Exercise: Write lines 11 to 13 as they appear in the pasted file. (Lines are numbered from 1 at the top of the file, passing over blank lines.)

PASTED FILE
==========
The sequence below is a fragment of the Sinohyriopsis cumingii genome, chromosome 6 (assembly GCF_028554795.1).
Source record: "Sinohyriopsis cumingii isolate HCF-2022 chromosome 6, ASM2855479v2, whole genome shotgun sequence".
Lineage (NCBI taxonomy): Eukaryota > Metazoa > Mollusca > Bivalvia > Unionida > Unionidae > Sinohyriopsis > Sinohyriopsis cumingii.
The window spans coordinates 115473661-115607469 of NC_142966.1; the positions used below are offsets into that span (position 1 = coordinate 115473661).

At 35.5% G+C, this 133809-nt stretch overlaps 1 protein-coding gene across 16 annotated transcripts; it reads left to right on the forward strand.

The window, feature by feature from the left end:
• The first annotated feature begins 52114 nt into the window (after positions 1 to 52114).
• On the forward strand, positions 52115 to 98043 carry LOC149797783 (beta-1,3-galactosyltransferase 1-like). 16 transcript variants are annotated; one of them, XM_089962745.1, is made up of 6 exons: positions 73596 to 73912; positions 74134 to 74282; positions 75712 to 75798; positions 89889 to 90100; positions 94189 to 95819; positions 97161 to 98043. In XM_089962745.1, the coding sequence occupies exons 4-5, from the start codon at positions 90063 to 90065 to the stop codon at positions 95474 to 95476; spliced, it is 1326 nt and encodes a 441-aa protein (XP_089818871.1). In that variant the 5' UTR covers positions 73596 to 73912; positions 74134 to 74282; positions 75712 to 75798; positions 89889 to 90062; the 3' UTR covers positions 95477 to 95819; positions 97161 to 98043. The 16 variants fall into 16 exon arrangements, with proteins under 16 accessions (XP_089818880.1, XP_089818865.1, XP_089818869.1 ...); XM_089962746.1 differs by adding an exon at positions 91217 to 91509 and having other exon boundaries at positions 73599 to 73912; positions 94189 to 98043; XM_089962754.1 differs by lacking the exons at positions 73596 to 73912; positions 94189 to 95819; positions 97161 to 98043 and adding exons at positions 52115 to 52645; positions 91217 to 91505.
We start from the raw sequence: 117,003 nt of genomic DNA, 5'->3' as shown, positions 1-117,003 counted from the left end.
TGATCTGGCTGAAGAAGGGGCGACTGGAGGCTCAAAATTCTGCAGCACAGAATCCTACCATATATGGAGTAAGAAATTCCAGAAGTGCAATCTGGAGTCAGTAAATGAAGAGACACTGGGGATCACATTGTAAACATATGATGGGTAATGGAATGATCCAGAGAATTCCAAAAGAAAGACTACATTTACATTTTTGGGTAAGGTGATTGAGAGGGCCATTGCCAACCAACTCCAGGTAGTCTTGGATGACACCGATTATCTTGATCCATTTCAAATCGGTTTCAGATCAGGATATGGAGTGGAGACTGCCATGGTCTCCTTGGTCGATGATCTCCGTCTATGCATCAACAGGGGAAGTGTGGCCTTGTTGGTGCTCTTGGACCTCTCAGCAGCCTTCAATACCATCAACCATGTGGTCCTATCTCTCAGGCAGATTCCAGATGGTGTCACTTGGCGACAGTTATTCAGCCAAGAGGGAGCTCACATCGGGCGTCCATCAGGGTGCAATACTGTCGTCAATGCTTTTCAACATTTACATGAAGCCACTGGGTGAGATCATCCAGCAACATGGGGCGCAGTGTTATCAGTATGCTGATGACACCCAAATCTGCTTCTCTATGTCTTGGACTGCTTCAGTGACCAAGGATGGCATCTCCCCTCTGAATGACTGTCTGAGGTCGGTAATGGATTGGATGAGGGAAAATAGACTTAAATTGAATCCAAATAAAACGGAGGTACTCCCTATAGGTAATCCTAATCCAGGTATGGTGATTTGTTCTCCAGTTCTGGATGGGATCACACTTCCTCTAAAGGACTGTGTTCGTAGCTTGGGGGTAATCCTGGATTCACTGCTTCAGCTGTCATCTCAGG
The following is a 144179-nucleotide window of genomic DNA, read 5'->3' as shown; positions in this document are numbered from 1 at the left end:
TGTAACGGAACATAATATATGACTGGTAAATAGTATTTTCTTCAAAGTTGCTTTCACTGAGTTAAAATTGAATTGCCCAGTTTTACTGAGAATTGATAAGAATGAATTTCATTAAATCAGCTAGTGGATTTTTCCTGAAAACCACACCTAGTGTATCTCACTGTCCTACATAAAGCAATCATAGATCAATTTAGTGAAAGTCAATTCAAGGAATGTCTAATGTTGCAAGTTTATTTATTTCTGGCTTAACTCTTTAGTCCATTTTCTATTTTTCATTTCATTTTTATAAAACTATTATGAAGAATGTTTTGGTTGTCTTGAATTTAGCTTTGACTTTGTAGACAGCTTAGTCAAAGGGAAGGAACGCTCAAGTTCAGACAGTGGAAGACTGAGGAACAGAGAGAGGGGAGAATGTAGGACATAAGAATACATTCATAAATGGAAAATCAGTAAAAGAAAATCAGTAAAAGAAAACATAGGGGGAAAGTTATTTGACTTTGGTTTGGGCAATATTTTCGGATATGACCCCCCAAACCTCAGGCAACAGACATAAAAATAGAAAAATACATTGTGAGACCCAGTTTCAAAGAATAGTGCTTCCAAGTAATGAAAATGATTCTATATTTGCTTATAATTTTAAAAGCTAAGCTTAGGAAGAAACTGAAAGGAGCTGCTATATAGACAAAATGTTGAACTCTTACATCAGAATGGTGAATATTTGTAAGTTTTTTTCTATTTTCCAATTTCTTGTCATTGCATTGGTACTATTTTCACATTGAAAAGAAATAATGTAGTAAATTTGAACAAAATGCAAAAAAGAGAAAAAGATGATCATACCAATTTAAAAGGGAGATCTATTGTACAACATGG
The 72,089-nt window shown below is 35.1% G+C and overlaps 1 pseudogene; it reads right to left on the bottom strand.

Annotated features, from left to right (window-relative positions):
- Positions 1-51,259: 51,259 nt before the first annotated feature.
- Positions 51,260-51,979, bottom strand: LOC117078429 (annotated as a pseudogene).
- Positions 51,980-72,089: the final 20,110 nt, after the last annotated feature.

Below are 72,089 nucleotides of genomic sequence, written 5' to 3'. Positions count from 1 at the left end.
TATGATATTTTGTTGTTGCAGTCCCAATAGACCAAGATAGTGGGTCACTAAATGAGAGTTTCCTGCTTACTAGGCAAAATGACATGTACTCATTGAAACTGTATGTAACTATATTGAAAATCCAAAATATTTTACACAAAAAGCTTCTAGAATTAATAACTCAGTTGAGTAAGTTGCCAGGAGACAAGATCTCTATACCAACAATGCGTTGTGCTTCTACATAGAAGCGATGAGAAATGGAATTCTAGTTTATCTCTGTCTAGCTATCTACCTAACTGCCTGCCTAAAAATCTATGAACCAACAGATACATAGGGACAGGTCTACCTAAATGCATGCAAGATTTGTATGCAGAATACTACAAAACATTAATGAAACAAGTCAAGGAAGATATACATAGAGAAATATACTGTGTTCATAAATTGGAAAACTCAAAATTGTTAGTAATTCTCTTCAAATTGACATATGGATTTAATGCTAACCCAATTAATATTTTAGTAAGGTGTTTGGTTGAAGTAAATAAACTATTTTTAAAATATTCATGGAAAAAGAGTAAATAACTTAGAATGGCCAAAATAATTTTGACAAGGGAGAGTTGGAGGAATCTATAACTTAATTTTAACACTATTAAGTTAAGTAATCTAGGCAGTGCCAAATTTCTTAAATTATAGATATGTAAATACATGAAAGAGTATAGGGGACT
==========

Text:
The following is a 144179-nucleotide window of genomic DNA, read 5'->3' as shown; positions in this document are numbered from 1 at the left end:
TGTAACGGAACATAATATATGACTGGTAAATAGTATTTTCTTCAAAGTTGCTTTCACTGAGTTAAAATTGAATTGCCCAGTTTTACTGAGAATTGATAAGAATGAATTTCATTAAATCAGCTAGTGGATTTTTCCTGAAAACCACACCTAGTGTATCTCACTGTCCTACATAAAGCAATCATAGATCAATTTAGTGAAAGTCAATTCAAGGAATGTCTAATGTTGCAAGTTTATTTATTTCTGGCTTAACTCTTTAGTCCATTTTCTATTTTTCATTTCATTTTTATAAAACTATTATGAAGAATGTTTTGGTTGTCTTGAATTTAGCTTTGACTTTGTAGACAGCTTAGTCAAAGGGAAGGAACGCTCAAGTTCAGACAGTGGAAGACTGAGGAACAGAGAGAGGGGAGAATGTAGGACATAAGAATACATTCATAAATGGAAAATCAGTAAAAGAAAATCAGTAAAAGAAAACATAGGGGGAAAGTTATTTGACTTTGGTTTGGGCAATATTTTCGGATATGACCCCCCAAACCTCAGGCAACAGACATAAAAATAGAAAAATACATTGTGAGACCCAGTTTCAAAGAATAGTGCTTCCAAGTAATGAAAATGATTCTATATTTGCTTATAATTTTAAAAGCTAAGCTTAGGAAGAAACTGAAAGGAGCTGCTATATAGACAAAATGTTGAACTCTTACATCAGAATGGTGAATATTTGTAAGTTTTTTTCTATTTTCCAATTTCTTGTCATTGCATTGGTACTATTTTCACATTGAAAAGAAATAATGTAGTAAATTTGAACAAAATGCAAAAAAGAGAAAAAGATGATCATACCAATTTAAAAGGGAGATCTATTGTACAACATGG
The 72,089-nt window shown below is 35.1% G+C and overlaps 1 pseudogene; it reads right to left on the bottom strand.